What are Pre-Reading Skills?
Before children can start reading, there are some pre-reading skills they should learn first. Some of these skills are phonemic awareness and alphabet recognition. Simply put, phonemic awareness skills are what children use to identify and manipulate the specific sounds of the language, and alphabet recognition is the ability to distinguish between different letters.
The National Reading Panel lists five key components needed for reading: phonemic awareness, phonics, fluency, vocabulary, and spelling. The first place to start is developing phonemic awareness. You can read about how to develop your child’s phonemic awareness here. After that, you can begin teaching alphabet recognition and phonics. There are a variety of strategies you can use to teach these concepts to your child, but the most important aspect is keeping things fun.
You want your child to develop a positive relationship with reading; it shouldn’t be an activity they associate with hard work or frustration. To make the process enjoyable, be sure to include fun activities such as coloring in block letters, playing with block letters, playing ABC games, and fun ABC sing along songs.
How Often Should I Practice Reading With My Child?
If your child shows a lot of interest in reading, go ahead and practice every day! Practice will look differently depending on where your child is at in their pre-reading process. You might be working with them to develop phonemic awareness skills, or maybe you’ve moved on to alphabet recognition. Wherever you’re at, feel free to practice 10 to 20 minutes a day if your child is enjoying it.
If your child is not very interested in reading, you can practice pre-reading skills about three to five days a week for a short period of time. Remember: you want to keep the reading practice a positive experience in their mind, so don’t feel like you have to force it on them. If your child is not quick to show interest in books, don’t worry, they will start when they are ready.
The amount of time you spend on reading instruction is entirely dependent on your child’s interest. With that, if your child never wants to practice pre-reading skills, try switching up the activities. If they don’t like drawing letters, try an ABC song. If they’re not enjoying the song, maybe ABC building blocks will entertain them. When in doubt, re-read their favorite books aloud. It’s all about finding what works best for your child.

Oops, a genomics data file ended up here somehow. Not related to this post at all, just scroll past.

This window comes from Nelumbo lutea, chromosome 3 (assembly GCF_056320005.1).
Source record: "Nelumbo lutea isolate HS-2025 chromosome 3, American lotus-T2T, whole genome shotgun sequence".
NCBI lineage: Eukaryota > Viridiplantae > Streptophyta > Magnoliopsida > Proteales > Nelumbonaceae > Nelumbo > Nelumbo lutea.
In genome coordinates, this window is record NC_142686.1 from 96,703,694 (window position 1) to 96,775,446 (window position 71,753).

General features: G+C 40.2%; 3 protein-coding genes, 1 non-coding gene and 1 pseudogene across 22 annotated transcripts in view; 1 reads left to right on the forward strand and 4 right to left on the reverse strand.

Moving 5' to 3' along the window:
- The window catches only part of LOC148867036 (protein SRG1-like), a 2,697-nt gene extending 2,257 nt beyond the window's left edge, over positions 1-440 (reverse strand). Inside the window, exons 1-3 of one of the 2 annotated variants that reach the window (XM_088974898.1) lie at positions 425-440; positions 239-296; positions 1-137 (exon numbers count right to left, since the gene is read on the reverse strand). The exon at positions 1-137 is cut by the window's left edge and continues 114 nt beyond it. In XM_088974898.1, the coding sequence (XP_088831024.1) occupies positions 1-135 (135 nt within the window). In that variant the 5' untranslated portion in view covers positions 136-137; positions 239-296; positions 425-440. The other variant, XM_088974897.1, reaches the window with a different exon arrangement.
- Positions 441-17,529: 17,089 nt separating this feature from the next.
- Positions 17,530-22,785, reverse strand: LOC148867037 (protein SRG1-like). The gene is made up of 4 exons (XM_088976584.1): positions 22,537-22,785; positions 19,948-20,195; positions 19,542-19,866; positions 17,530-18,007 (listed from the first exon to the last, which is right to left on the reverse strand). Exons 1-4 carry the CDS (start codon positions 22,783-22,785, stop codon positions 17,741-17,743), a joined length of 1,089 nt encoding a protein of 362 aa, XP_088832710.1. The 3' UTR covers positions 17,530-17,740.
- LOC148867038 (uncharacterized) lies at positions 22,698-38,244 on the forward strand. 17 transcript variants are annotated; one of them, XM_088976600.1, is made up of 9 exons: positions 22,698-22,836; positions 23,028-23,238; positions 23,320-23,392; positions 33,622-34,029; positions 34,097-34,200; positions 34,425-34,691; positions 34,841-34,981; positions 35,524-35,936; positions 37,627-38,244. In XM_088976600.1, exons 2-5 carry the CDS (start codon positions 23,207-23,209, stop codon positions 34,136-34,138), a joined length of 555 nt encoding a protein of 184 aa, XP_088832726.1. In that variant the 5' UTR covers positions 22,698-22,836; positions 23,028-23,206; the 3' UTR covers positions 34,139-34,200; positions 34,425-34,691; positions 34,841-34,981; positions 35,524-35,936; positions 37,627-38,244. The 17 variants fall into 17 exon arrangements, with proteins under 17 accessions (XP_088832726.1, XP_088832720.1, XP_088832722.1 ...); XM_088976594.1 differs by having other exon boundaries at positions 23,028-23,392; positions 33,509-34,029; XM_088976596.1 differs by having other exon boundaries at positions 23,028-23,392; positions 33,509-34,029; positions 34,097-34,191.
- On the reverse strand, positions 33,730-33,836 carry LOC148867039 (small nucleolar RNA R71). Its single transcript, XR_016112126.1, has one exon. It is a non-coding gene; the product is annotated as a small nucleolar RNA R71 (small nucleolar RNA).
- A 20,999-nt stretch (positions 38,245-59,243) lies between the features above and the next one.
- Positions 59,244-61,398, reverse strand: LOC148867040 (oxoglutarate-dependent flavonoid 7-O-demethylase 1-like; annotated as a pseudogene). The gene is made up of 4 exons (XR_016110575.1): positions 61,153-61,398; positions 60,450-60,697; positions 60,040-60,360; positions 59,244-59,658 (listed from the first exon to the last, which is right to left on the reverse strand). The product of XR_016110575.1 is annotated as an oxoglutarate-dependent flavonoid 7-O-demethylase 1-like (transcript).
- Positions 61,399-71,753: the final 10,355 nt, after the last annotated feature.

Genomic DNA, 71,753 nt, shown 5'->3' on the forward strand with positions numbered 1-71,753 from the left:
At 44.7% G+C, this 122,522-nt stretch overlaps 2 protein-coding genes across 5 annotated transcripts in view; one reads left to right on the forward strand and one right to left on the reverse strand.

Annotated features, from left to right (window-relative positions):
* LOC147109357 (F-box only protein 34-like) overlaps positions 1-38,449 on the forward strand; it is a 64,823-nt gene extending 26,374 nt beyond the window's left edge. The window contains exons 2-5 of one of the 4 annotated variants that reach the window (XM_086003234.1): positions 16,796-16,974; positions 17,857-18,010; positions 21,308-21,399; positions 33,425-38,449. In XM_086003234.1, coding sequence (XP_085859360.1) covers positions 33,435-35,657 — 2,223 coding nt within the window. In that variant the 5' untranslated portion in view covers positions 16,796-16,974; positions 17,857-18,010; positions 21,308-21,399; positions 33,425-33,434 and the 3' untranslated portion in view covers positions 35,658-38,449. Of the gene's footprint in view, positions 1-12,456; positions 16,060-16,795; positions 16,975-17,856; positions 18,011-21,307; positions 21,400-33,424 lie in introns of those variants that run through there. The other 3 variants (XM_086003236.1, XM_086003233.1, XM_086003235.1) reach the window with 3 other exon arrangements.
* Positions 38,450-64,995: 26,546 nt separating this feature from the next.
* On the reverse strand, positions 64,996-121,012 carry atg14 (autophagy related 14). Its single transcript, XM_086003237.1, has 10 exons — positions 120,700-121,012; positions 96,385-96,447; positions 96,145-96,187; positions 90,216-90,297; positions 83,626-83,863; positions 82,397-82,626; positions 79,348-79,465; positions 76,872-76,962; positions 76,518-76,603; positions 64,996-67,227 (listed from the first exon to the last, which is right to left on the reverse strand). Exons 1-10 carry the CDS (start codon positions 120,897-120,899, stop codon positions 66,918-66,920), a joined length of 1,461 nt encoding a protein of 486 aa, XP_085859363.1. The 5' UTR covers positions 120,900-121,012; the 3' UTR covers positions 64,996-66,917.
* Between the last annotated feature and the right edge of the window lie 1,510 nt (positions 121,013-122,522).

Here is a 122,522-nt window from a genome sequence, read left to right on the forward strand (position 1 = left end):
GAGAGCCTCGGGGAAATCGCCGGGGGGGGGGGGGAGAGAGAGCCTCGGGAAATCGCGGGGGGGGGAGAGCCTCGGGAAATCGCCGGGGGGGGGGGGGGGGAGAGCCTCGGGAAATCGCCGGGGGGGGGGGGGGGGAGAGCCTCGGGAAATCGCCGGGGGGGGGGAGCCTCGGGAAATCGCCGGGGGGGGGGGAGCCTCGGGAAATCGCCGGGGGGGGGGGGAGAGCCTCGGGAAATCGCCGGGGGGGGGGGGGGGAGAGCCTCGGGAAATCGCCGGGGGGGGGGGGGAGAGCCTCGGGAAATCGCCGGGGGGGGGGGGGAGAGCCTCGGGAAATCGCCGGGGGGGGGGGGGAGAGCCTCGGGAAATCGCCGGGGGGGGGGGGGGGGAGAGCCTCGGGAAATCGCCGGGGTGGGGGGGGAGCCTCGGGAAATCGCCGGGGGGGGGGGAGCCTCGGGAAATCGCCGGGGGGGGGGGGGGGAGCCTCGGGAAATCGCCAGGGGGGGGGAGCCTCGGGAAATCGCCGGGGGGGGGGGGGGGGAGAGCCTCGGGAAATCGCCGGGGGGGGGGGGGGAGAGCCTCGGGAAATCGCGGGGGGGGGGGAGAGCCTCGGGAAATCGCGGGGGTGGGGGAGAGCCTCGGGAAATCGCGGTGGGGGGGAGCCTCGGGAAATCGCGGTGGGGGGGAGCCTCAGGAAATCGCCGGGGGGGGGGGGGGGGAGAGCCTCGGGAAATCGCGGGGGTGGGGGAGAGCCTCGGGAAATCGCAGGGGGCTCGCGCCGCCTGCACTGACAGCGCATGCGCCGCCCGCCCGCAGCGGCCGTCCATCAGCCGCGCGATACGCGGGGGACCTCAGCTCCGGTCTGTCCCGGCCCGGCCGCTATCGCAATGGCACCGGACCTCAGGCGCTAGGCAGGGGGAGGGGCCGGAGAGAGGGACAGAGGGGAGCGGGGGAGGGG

Can I use Reading.com: Raising Readers to teach my child to read before they go to kindergarten?
Absolutely. Reading.com is recommended for children four to seven who demonstrate reading readiness. What does reading readiness look like? We look for a child who:
- Can pay focused attention to something for 20 to 25 minutes at a time (e.g., reading a book together, playing a board game, etc.)
- Enjoys having books read to them
- Pretends to read or write when playing
- Makes up stories to go with pictures
- Can match or sort objects by shape, even if they’re different sizes and colors (e.g., put all triangles in a group, all squares in a group, etc.)
- Usually speaks in complete sentences
- Can retell familiar stories in their own words
- Can answer simple questions about a story that was just read to them
- Holds a book and turns pages the correct way
If your child shows some of these characteristics, we encourage you to start using Reading.com today! At Reading.com, lessons and games are designed to make the reading process fun and effective for young learners.
How much time should I spend with my child per day on Reading.com?
Each lesson will take about 15 to 20 minutes to complete with your child. We recommend doing a new lesson every day or every other day (about three to five times a week). In between new lessons, our games have been expertly designed to reinforce the skills your child is learning, so your child can play the games by themselves for extra practice to really commit those new skills & knowledge to long-term memory.
Once your child has unlocked books in our program (after just 10 lessons!), we strongly recommend that you re-read the books with your child to increase their fluency with sounding out the words. You should feel comfortable doing new lessons at your own pace, using the games & books for reinforcement, and even re-doing lessons if you feel like your child would benefit from that before moving on.
The Bottom Line:
- You can use Reading.com to teach your child reading skills.
- Reading instruction can begin before kindergarten.
- Instruction is most effective when it involves games and songs.